The Microsoft Hyper-V team this week posted a new article detailing some really great information about Hyper-V density, virtual processor to physical processor ratio and a bunch more information that is invaluable to Hyper-V administrators interested in ensuring that their hosts run in the most efficient - and maximum - way possible.
I have been using 8 core machines with Hyper-V hosting a maximum of 15 machines (30 Virtual Processors) per machine. I notice that the processor utilization is less than 20%, maybe the load is not much. But according to the document, I can load VMs utilizing 128 Virtual Processors on these machines and I am utilizing only 30. I do feel the document makes sense, however I remain skeptical in loading more than 50% of what Microsoft says is supported.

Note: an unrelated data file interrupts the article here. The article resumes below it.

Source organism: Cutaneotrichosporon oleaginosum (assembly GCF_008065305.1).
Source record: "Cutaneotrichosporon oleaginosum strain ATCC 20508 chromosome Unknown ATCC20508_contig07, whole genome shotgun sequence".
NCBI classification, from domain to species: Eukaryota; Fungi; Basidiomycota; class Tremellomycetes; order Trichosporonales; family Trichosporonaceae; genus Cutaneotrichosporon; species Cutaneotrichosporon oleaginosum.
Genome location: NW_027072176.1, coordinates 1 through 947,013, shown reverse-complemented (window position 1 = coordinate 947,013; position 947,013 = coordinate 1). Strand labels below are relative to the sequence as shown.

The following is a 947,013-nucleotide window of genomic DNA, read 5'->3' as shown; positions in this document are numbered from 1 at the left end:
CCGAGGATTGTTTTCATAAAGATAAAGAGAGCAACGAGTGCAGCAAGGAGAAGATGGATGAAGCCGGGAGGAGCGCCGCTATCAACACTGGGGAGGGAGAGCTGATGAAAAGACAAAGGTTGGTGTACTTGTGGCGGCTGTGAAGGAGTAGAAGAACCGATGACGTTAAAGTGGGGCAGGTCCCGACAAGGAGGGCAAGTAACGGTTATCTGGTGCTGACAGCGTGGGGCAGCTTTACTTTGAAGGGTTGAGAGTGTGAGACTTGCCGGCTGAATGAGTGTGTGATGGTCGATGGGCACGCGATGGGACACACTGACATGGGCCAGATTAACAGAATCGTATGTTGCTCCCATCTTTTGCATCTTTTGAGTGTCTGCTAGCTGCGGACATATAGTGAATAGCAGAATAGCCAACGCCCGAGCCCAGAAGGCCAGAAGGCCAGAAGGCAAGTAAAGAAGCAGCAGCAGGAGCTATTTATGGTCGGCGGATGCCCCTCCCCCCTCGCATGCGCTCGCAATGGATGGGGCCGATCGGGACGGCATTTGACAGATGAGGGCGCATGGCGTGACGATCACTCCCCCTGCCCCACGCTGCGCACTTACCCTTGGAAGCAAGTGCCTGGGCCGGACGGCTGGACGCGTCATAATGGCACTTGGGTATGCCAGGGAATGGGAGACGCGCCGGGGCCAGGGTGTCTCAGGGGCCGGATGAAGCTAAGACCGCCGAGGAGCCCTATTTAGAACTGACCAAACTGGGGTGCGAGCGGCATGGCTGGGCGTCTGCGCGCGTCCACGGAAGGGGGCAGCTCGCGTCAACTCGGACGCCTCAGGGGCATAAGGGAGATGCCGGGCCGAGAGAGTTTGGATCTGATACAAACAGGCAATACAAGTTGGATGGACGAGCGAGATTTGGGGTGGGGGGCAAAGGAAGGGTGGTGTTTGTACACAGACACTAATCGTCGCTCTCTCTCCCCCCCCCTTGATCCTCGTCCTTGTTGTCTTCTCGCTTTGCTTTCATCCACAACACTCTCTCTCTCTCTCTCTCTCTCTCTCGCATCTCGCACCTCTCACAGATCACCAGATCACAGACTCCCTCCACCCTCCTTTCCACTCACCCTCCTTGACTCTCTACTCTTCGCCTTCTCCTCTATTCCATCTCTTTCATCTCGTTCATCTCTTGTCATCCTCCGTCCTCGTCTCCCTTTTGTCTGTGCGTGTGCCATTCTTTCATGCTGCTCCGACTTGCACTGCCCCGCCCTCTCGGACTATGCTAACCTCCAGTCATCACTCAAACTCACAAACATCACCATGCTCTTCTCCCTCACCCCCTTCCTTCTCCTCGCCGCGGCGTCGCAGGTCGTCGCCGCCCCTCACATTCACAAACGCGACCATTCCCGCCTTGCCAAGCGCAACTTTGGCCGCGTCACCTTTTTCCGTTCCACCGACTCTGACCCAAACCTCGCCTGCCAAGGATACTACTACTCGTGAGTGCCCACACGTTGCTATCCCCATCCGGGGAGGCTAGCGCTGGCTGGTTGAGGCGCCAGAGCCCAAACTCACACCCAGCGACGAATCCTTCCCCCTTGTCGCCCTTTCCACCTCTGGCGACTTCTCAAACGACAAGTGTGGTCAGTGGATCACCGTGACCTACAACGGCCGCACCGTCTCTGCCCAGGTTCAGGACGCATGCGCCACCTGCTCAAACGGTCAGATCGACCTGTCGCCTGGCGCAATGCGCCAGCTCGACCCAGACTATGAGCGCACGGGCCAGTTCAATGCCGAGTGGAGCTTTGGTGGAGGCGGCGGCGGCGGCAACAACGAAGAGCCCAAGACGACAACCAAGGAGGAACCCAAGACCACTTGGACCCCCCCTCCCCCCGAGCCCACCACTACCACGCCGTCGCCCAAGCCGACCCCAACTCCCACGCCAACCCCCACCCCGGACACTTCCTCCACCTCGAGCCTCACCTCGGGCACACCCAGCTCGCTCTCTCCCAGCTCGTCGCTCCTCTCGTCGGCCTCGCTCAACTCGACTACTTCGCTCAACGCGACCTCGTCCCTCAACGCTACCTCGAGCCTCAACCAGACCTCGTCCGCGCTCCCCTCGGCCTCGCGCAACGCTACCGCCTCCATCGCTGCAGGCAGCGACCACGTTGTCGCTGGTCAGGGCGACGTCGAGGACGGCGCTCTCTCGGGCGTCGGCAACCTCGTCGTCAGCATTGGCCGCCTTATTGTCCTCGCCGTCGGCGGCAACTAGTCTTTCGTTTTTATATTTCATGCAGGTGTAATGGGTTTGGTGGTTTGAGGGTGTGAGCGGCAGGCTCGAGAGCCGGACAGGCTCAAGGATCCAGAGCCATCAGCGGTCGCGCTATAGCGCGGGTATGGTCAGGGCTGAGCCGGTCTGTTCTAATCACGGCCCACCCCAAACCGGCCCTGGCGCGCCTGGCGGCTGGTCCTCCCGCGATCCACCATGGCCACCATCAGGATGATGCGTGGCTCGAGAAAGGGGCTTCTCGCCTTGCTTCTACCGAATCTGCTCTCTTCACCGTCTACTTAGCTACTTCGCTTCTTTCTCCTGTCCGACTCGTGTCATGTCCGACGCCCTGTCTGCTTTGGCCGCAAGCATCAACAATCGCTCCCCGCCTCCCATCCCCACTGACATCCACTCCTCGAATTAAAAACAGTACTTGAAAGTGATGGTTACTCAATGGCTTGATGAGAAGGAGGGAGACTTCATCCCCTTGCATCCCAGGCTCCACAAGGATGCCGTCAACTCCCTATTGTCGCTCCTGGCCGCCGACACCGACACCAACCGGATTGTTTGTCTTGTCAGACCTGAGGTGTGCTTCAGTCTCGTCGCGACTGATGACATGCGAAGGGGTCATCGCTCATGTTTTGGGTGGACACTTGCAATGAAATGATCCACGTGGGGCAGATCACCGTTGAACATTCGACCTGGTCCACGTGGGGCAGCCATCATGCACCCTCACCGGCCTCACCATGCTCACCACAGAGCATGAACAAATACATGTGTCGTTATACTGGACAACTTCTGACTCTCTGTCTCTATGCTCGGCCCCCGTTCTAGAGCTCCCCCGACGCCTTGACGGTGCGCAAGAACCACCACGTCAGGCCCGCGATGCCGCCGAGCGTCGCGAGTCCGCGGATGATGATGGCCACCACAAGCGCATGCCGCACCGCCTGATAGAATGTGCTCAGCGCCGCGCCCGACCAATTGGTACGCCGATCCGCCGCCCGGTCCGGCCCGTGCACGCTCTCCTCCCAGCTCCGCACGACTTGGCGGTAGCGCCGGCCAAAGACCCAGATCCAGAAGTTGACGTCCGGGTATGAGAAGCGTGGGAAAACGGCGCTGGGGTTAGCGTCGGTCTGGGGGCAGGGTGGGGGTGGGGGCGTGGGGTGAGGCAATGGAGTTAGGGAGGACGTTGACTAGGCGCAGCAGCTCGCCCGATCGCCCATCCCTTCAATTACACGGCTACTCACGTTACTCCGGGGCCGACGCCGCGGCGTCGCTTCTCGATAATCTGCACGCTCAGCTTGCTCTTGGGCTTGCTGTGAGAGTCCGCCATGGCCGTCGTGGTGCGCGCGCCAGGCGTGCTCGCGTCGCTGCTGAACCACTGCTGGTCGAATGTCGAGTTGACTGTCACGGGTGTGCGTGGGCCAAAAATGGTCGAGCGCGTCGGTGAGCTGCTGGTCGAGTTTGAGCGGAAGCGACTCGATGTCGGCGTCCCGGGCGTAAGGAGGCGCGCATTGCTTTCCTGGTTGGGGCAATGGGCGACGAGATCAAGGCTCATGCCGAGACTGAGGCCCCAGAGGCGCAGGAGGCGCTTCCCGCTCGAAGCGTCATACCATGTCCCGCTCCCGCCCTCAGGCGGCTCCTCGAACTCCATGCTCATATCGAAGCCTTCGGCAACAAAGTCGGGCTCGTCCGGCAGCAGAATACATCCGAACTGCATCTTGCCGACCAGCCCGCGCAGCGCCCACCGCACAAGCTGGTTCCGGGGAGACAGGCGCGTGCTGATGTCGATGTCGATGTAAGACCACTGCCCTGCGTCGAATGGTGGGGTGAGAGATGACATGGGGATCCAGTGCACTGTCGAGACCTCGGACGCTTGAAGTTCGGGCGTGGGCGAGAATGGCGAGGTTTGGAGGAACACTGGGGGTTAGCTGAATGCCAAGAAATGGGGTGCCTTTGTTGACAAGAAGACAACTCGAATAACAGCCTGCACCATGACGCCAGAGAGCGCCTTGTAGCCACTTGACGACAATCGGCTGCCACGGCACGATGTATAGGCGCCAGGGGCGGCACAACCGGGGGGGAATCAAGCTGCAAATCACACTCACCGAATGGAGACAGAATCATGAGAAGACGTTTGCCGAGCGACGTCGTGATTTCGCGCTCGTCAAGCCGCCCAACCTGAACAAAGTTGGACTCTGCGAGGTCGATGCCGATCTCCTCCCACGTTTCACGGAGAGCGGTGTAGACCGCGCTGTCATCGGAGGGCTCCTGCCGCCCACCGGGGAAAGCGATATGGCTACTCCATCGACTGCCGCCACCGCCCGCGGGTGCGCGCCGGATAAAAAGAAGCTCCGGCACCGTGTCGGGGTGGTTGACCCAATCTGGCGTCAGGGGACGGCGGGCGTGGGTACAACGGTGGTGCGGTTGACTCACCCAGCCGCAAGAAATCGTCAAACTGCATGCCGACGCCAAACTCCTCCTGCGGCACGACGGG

I agree that using published maximums as a baseline s probably best avoided. First, it leaves you no room for growth and it's unlikely that a less than optimized system could use it all anyway. You may be happy to know that the upcoming Hyper-V 3.0 increases some of these maximums, so it might help you feel more comfortable moving beyond the 50% point.